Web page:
Letter to director: to discuss termination of directorship
Polite yet formal letter suitable for anyone looking to dis-engage a director employee. Aids compliance with relevant employment legislation.
- Solicitor approved
- Plain English makes editing easy
- Guidance notes included
- Money back guarantee
About this document
All Net Lawman company documents have been amended to comply with the Companies Act 2006.
This document is suitable for any company chairman looking to part company with a board member who is also an employee. It allows for amendments and options to choose so that the document suits your unique circumstances.
As any experienced chairman knows, there can be few tasks more difficult than to arrange the departure of a board colleague. This is all the more difficult in this case, where the director is Finance Director and responsible for the entire financial function of the Company. Of course if the employee director is not the finance director, simply delete the relevant paragraphs.
The Chairman’s strategy: Net Lawman cannot provide a “one size fits all” solution or document for this situation. In this example letter, the chairman is aware of the pitfalls to an employer of the employment legislation at large. What he tries to do is to take a low key approach which protects the position of the Company, and yet which prompts Frank to see that his best course is to approach a solicitor and negotiate a settlement. At this stage he takes great care to make clear that Frank's employment is not at issue.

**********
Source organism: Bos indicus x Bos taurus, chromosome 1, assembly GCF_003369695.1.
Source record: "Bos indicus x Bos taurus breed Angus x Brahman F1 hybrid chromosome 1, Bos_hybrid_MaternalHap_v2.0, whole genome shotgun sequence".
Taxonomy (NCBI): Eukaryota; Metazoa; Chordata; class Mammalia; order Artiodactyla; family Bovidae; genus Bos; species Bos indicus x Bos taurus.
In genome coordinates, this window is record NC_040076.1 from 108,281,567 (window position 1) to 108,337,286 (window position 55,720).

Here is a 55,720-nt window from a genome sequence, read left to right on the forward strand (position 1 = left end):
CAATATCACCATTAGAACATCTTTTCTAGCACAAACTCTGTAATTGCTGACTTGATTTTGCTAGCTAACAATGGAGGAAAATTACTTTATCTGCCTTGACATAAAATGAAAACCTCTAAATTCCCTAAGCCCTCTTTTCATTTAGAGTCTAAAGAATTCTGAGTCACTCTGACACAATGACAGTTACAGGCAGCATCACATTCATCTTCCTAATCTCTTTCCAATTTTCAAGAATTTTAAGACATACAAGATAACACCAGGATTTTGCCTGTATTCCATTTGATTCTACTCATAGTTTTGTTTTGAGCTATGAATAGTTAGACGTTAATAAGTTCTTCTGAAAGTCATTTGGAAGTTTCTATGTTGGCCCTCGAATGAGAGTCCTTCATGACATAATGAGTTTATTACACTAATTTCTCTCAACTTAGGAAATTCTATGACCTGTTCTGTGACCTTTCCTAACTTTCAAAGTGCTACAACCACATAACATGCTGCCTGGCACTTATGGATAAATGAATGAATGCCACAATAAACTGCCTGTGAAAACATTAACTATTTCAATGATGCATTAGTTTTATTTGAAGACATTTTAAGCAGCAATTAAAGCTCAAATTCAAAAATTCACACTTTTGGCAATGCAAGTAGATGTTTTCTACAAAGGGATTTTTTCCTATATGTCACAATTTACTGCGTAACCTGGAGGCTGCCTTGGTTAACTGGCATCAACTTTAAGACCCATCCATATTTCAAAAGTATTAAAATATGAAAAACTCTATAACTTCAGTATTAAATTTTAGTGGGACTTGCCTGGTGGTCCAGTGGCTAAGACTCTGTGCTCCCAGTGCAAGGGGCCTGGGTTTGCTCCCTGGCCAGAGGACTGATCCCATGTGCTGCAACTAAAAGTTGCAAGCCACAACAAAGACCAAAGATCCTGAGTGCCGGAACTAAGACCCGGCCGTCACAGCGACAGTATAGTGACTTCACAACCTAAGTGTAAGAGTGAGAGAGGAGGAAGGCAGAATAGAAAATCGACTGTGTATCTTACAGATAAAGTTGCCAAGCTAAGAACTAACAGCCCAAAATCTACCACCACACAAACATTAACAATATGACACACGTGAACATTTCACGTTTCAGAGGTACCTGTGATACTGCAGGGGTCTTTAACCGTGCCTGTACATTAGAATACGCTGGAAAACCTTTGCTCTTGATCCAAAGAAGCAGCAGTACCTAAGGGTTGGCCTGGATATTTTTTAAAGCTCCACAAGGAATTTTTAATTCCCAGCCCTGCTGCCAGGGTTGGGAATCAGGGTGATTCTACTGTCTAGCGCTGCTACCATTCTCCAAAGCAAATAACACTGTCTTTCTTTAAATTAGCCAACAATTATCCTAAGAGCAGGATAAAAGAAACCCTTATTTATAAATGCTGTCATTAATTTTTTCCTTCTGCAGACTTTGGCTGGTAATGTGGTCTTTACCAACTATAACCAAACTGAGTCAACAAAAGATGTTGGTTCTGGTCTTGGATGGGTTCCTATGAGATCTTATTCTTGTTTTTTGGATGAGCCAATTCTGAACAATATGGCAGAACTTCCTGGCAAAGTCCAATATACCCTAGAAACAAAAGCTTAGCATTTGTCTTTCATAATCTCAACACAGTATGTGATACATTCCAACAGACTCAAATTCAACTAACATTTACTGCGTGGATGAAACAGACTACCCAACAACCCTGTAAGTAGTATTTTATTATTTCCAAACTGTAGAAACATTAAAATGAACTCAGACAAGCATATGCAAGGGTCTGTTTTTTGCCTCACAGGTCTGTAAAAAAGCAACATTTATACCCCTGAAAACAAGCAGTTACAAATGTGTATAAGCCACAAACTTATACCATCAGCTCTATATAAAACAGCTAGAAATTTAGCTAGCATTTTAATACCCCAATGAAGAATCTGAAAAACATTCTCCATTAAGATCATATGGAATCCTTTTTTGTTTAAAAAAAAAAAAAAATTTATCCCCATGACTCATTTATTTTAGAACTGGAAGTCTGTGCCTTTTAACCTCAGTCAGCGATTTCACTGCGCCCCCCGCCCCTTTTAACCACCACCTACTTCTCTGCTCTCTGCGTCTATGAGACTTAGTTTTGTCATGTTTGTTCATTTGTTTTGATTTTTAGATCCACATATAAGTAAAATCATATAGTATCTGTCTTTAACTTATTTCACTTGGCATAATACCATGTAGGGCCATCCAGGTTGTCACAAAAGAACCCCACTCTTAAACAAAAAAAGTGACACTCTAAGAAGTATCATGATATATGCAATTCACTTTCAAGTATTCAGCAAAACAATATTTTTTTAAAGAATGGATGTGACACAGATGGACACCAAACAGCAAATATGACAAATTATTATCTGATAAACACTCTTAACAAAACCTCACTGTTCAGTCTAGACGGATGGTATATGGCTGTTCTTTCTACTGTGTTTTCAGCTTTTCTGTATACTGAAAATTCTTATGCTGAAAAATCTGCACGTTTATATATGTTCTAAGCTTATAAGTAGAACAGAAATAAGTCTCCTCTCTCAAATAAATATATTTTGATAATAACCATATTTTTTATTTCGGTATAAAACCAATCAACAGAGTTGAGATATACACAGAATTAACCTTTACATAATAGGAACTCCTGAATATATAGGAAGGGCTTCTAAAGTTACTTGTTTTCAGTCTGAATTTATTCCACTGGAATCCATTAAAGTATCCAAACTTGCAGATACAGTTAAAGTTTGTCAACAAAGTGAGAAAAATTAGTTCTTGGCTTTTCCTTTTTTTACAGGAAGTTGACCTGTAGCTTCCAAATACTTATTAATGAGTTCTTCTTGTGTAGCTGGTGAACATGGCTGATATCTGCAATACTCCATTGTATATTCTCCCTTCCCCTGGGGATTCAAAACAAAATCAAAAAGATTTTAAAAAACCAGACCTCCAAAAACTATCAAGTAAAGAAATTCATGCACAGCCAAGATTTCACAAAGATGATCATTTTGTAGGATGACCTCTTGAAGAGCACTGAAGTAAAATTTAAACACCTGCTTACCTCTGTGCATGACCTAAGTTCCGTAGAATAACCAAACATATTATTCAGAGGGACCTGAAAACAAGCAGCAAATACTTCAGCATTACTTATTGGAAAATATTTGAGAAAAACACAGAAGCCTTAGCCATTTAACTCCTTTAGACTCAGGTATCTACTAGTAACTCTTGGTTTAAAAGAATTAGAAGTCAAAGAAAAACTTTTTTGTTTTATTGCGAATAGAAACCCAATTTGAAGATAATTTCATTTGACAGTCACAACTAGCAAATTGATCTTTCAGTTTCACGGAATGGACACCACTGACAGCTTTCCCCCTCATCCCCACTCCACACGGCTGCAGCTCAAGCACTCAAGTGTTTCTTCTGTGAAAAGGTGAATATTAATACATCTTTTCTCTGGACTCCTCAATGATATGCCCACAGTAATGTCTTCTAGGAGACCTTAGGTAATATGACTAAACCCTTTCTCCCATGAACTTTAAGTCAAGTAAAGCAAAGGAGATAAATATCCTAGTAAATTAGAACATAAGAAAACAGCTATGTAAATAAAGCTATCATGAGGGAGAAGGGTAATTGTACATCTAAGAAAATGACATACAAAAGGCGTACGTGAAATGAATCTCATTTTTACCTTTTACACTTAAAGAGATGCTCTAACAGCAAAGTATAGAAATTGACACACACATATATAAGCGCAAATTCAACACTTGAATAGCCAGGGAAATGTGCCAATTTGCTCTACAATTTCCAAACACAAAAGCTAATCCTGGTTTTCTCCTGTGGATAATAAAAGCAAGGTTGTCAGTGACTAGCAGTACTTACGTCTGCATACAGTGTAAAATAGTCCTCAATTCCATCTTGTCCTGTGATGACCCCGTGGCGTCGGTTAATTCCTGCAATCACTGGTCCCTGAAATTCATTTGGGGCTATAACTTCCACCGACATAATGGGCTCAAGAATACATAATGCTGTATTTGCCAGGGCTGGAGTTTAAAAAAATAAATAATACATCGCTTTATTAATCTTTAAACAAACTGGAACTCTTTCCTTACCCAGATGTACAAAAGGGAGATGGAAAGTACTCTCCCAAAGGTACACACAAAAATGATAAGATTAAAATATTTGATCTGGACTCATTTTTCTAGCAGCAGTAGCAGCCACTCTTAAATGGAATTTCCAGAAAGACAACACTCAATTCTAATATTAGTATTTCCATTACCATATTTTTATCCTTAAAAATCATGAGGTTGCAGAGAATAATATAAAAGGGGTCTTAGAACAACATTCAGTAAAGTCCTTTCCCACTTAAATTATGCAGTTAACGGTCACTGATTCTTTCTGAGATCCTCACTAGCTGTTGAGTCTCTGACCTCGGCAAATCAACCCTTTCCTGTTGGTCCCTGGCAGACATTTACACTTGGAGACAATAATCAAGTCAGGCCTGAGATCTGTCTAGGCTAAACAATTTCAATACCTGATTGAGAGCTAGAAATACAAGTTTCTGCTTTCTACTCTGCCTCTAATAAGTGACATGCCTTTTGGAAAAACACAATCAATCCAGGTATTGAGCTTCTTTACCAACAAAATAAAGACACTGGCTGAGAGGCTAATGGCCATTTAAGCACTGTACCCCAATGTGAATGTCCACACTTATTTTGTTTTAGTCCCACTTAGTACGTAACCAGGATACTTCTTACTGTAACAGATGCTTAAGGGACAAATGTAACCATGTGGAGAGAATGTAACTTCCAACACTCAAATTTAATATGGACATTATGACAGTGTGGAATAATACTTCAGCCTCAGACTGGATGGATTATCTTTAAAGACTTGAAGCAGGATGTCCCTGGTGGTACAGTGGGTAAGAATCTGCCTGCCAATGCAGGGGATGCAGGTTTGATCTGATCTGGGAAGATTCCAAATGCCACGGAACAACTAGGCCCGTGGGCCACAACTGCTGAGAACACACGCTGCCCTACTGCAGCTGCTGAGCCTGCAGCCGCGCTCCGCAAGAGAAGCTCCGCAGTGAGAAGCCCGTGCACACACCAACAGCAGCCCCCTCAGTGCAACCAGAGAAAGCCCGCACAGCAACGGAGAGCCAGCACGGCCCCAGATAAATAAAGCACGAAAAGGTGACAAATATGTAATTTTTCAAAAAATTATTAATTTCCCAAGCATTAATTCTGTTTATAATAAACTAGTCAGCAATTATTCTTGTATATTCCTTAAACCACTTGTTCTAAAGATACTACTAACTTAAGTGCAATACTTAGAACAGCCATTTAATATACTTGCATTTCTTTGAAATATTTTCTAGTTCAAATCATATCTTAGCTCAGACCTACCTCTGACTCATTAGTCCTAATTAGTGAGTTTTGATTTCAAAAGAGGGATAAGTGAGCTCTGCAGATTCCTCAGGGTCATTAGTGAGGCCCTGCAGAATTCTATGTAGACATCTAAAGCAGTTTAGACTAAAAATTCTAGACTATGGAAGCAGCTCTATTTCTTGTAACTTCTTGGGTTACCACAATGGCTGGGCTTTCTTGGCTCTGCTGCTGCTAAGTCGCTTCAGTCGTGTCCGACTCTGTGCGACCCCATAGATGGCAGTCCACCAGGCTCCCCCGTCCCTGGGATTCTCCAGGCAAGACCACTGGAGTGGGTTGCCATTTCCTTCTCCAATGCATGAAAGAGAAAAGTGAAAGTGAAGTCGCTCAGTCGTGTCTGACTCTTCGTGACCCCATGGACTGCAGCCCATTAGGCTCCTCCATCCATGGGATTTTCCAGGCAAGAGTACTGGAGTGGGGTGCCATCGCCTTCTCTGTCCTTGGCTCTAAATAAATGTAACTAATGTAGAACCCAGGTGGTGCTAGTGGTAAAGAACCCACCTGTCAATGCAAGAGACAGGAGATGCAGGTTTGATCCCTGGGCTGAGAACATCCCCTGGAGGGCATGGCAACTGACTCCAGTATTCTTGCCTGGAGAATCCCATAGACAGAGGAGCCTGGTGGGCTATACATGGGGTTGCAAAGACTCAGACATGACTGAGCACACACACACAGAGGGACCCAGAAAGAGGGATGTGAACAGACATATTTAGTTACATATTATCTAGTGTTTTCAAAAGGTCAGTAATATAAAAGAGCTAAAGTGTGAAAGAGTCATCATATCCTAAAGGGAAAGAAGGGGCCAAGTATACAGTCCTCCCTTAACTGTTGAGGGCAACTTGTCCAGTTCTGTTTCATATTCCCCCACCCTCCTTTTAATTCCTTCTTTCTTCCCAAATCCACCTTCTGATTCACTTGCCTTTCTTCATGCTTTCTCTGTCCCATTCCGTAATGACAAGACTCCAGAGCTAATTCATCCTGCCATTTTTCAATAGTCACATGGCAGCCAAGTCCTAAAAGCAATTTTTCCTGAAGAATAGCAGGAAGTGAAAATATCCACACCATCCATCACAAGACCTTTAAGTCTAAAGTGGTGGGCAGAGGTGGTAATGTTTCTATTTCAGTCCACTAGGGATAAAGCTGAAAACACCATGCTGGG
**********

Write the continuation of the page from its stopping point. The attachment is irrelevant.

Application and features
Frank is Finance Director. He has been promoted internally, and still has a continuous, not a fixed term, contract. The considerations of the chairman in drafting this carefully crafted letter to Frank were:
- To achieve his aim of procuring Frank, s departure from the board and from the Company too, at least cost and with least disruption;
- To avoid handing to Frank a successful claim for unfair dismissal;
- To avoid Frank considering he has a claim for constructive dismissal;
- To avoid a contractual claim by Frank for breach of contract;
- To avoid a public argument or adverse publicity which might affect his company's share price.
- Formal letter in plain English, terminating directorship using carefully thought out strategies.
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